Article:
Chapter

Economic Development

Dean O. Smith

in Managing the Research University

Published in print July 2011 | ISBN: 9780199793259
Published online September 2011 | e-ISBN: 9780199896813 | DOI: http://dx.doi.org/10.1093/acprof:oso/9780199793259.003.0016
Economic Development

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This chapter examines the university’s role in economic development. The chief research officer’s responsibilities at most research institutions include economic development as a corollary to his or her authority over technology transfer. The mechanisms for establishing and financing spinoff companies based on university-owned patents are examined in depth. With a business plan in hand, the start-up company’s management raises money in three basic investment rounds: angel, venture, and mezzanine financing. The financing amount increases and the investment risk decreases with each round. Two federal grant programs boost commercialization of university-associated technological innovation, the Small Business Innovation Research (SBIR) program and the Small Business Technology Transfer (STTR) program, which are discussed in detail. Fledgling companies often rely on university personnel, and this can raise an ethical conflict of commitment or conflict of interest that must be resolved. Also, allowing private businesses to use university facilities such as a building through a lease or other arrangement can have significant tax consequences, especially if tax-exempt bonds were used for financing the facility. University-affiliated research parks and business incubators offer an attractive alternative for start-up company development.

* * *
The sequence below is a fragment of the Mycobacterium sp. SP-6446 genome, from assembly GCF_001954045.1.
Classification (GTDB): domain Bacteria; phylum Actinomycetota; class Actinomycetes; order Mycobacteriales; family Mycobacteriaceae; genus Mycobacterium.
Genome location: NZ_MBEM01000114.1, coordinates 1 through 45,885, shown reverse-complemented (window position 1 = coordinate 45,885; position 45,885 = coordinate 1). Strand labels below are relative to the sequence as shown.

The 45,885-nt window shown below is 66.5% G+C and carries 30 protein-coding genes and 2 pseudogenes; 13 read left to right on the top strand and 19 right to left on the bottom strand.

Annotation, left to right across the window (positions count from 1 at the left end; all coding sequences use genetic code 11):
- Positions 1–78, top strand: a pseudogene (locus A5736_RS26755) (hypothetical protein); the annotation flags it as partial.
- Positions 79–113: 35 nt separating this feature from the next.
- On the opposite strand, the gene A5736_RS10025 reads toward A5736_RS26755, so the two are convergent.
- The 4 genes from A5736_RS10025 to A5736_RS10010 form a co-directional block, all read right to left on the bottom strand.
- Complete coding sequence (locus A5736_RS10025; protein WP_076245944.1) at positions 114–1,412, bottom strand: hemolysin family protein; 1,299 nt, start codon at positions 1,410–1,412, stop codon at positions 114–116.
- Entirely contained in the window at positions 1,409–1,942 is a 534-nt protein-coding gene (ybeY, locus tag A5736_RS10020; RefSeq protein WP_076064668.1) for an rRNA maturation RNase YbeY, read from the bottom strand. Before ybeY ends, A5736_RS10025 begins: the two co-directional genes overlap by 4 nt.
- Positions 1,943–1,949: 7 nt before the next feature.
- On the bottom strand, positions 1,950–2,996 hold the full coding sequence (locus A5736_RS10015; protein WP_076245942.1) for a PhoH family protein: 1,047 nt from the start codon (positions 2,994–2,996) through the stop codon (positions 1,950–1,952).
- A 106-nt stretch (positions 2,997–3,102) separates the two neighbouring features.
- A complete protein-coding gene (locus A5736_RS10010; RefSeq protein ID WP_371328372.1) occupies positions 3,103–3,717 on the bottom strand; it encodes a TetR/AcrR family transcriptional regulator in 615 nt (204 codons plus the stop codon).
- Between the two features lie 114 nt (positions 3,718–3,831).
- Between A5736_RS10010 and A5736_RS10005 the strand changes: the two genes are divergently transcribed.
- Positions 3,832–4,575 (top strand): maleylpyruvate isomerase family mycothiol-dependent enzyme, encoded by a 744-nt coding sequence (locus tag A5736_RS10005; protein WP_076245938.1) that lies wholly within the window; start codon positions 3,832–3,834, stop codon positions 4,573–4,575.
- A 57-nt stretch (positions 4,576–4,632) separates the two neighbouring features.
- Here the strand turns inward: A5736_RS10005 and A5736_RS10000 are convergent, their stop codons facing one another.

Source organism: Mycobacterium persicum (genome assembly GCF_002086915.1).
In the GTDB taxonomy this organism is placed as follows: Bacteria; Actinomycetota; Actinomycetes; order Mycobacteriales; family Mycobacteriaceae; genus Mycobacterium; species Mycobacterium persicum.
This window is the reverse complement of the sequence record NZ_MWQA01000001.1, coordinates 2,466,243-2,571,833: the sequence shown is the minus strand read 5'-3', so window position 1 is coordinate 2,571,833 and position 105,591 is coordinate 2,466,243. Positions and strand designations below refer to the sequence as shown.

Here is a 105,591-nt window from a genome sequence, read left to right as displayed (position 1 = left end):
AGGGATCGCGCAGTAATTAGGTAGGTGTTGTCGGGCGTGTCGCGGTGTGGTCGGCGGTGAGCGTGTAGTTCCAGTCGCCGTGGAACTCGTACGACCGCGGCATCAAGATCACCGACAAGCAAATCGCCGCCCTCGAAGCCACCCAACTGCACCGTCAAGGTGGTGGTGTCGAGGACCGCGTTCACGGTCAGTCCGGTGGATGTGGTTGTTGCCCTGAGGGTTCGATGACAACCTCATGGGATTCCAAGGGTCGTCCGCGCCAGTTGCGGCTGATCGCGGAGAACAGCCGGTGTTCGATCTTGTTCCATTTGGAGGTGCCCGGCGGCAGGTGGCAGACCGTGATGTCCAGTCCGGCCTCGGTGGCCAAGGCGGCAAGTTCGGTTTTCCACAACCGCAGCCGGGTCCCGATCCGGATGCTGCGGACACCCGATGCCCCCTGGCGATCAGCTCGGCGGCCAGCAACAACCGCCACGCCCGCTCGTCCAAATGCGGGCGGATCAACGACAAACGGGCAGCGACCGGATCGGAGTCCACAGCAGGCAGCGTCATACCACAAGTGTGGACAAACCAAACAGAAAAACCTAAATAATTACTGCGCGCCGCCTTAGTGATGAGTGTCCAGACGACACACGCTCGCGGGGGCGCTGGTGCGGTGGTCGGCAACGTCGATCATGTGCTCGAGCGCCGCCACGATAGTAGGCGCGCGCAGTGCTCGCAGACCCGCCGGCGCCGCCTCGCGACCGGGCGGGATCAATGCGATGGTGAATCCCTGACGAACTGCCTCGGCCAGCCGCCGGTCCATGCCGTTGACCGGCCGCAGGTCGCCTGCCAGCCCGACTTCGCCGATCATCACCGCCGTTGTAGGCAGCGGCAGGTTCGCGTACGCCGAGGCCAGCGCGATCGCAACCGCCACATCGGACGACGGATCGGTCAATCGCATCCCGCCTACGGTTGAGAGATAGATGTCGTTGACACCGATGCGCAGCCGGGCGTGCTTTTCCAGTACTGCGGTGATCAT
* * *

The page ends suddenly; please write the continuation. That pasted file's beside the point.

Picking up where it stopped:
Keywords: economic development; spinoff companies; financing; SBIR; STTR; conflict of commitment; conflict of interest; tax; research parks; incubators

Chapter.  8288 words. 

Subjects: Economic Systems

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